The illustrations, rendered digitally are equally delightful, with golden desrt hues and semi-realistic portrayals of the meerkats and other animals, though mum and one meerkat pup are adorned with flowers, and another has a favourite cuddly toy aardvark.
Suitable for babies through to early schoolers.
My Meerkat Mum, by Ruth Paul
Scholastic NZ, 207
My auntie came from Athens
with her brother and her niece.
And now we live in Adelaide
because it’s so like Greece.
How about you?
Since the first white settlers arrived in Australia, there have been ongoing debates, discussions and worse, regarding just who has the right to be here, or to call themselves Australian. This is a really important topic, but not always an easy one to explore in a child-accessible way. I’m Australian Too manages to explore a wide range of versions of being Australian, from the first peoples, through to refugees – including those still waiting to find out if they will be ‘let in’ – in a form which is easily digestible but also offers a way to discuss belonging and nationhood with even quite young children.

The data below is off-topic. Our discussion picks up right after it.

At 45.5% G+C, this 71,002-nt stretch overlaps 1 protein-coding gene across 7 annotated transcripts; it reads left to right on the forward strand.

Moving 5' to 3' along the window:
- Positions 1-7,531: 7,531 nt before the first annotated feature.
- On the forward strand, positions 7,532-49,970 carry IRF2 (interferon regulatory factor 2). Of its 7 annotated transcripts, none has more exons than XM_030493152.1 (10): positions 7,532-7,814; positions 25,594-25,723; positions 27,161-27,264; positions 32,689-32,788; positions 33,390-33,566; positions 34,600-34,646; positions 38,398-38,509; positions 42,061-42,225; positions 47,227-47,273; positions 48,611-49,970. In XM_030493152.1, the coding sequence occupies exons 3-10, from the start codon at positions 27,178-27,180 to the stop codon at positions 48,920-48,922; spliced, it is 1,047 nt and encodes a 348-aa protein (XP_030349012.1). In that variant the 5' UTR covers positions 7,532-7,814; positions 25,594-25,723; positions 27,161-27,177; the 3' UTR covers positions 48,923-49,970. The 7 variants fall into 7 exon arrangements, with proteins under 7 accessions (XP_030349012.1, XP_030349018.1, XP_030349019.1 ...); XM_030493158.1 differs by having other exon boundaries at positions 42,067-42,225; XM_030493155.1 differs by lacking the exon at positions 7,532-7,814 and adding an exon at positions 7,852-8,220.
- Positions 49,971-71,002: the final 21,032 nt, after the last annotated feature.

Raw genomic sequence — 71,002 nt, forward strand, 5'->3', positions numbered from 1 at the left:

Opening with the lines I’m Australian!/ How about you?, each subsequent spread is from the voice of a different Australian child, telling where their family is from and where they live now. The closing pages focus on Australia’s tradition of opening doors to strangers, with echoes of the national anthem, and a reminder (or rejoinder) to live in peace. The important message of the story is reflected in the wonderful illustrations, showing the diversity of Australian homes, customs, landscapes and, of course, children.